There’s so much going on with a broad group of vendors. Business is good and people are reinvesting in their businesses. Take a company like Brooks, which is great technically but fuddy-duddy in terms of style. Now, though, they have things such as PureProject — it’s not just lightweight but also aesthetically a great shoe. My wife, who doesn’t run, has two pairs of them just because they’re cool. As soon as something like that happens, someone like Nike gets pushed a little bit, they elevate their game and that moves everyone up.

Speaking of casual lifestyle vs. core athletic, which segment is more inventive?
Athletic. This innovation cycle has upped the game for both aesthetics and performance. You don’t have to sacrifice the aesthetics for a shoe that’ll perform for you. Performance just means comfort. These lightweight shoes are comfortable whether you’re a college student walking in them going to class or if you’re a woman who doesn’t want to wear high heels until you get to the office.

There’s been lots of talk about the weather’s impact on retail this year. How do you feel?
If you ever see a quote from me blaming the weather, you’ll know I was not in a proper state of mind. For us, the boot and sandal businesses are such small parts of our business that I’d imagine we’re the least affected by weather. And we’re the least affected by recession. We also boom during times of economic strength. So if our business isn’t good, it’s usually our fault.

What’s your advice to firms that have to deal with these fluctuations in their businesses?
You have to take advantage of the good times and use the leverage you have during the difficult times — the relationships you have with your vendor partners, the willingness to recognize when there’s a problem and face it significantly.

You bought The Running Co. for $8.5 million hoping it will grow to $250 million. What other markets presents a similar opportunity?
If I tell you that, I’ll have to shoot you. [But I’ll say] the goal is not to stick to specialty running. And chances are we will partner with Gart Capital on other businesses, too. Part of what we like about them is their expertise and experience. And with other opportunities that come about, it lets us use them to help us grow. It’s a matter of speed and confidence.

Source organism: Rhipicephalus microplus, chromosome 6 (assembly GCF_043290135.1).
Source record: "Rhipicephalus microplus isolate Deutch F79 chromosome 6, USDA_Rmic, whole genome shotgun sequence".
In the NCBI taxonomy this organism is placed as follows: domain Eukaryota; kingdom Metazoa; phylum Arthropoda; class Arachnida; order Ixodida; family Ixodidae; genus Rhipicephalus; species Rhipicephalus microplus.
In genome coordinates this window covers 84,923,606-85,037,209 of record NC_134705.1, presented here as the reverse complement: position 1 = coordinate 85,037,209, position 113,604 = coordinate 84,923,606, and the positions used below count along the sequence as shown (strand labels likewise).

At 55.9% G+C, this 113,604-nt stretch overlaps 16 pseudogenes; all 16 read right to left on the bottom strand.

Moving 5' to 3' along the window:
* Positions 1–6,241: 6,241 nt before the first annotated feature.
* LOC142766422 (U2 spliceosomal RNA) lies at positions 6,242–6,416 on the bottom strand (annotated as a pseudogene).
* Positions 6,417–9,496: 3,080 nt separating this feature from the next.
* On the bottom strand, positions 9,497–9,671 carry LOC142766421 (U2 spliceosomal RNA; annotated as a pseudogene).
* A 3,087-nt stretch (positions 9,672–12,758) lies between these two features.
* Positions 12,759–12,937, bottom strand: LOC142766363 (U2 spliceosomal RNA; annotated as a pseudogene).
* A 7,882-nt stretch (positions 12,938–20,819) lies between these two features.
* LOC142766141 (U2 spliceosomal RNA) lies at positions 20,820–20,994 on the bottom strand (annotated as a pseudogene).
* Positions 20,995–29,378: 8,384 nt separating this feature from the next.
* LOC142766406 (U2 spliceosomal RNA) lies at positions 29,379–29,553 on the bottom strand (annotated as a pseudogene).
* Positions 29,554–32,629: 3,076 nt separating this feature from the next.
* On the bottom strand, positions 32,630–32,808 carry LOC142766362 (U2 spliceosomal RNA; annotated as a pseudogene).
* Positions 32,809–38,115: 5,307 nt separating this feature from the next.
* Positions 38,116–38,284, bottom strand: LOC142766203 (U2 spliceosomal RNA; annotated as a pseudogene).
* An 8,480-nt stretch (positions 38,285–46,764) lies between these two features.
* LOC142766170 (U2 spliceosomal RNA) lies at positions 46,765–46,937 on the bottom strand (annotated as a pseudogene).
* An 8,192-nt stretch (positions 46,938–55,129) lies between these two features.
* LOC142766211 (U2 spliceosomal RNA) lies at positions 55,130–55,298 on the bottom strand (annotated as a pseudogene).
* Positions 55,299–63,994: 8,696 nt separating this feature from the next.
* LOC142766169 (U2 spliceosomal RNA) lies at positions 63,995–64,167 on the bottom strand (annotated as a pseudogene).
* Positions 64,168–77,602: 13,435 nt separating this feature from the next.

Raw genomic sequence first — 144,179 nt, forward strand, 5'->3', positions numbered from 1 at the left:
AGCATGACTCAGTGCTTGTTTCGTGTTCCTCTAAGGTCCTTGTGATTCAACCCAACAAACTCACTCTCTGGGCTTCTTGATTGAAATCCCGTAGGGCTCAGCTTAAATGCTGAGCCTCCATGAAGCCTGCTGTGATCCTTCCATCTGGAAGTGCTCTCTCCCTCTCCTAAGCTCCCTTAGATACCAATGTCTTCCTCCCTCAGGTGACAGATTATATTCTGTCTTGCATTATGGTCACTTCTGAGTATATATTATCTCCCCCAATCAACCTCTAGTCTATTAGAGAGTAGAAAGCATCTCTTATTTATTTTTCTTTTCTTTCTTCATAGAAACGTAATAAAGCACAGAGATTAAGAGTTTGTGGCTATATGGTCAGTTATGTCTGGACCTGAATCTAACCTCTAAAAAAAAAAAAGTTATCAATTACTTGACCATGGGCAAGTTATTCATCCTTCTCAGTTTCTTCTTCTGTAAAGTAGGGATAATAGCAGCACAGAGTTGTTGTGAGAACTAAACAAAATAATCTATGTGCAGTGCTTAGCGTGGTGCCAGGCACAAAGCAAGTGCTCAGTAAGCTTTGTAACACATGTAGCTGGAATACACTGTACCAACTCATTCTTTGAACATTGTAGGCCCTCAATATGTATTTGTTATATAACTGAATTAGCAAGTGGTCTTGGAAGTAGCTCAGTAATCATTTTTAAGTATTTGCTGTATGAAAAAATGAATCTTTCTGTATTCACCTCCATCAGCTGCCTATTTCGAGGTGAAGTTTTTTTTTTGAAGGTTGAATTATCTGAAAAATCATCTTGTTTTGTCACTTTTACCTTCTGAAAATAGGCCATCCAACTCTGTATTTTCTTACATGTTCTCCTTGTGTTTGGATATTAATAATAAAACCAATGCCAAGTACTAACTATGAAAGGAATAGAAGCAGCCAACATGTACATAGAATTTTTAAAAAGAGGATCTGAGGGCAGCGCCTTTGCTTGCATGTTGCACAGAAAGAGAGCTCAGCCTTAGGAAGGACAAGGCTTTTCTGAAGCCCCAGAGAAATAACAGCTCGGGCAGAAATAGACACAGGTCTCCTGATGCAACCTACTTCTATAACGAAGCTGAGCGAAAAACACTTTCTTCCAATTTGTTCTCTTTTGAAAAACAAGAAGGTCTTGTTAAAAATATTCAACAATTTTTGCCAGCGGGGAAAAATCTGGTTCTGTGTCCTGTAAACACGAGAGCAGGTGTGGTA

What acquisition size is the sweet spot?
Anything from a really small business with a big future to a business that’s $100 million. We think a strong balance sheet serves us well and we aren’t out there seeking the high risk of a major play. We’re looking to grow by utilizing our core competencies in any business we get involved in. It must have [assets that] add to what we do and where we can add to what it does.

So you’re not looking for another Genesco-type deal?
I don’t see that as a necessity today. When we ventured into that, it felt like the right time to do so. They had great management, a strong leadership team and pure size and strength. It just happened that the financial markets crashed at that moment and it put all of us in jeopardy. But it was about [expanding] core competencies, which was shoes, and it spread to other categories so we wouldn’t be dependent on one.

Fewer people are frequenting malls. How does that affect store planning?
The productivity of existing malls will have to go up because of omnichannel, because we will create new reasons for people to go to malls to start to rejuvenate traffic. But there’s no need to spread the profits across 1,200 instead of 800 malls. We’d be able to grow the business at 20 percent or 30 percent fewer destinations than today. I’m not a doom-and-gloom guy on malls. I want to invest in the mall and invest in our stores, just not in places where traffic is diminishing.

How many stores does Finish Line have the potential to include?
The Finish Line of the future [will have] plus or minus 100 more stores and productivity of 20 percent to 30 percent higher than what we have today.

What is the international opportunity for Finish Line?
Ultimately — I would say beyond five years — we’ll have to be an international business. We’ve been traveling around the world, developing relationships with people who operate businesses that we could partner with. I’d much rather see us partner with someone overseas who has the local perspective and expertise than see us in startup mode on our own. But in the short term, you’ll see us get into other businesses domestically before we go overseas.

Where do you see Finish Line in the future?
The world is changing fast. We used to be able to talk in 10-year increments. But now, anyone who talks beyond five years is being foolish. You think what we would have said five years ago about technology and mobile commerce and e-commerce and nobody would have believed it.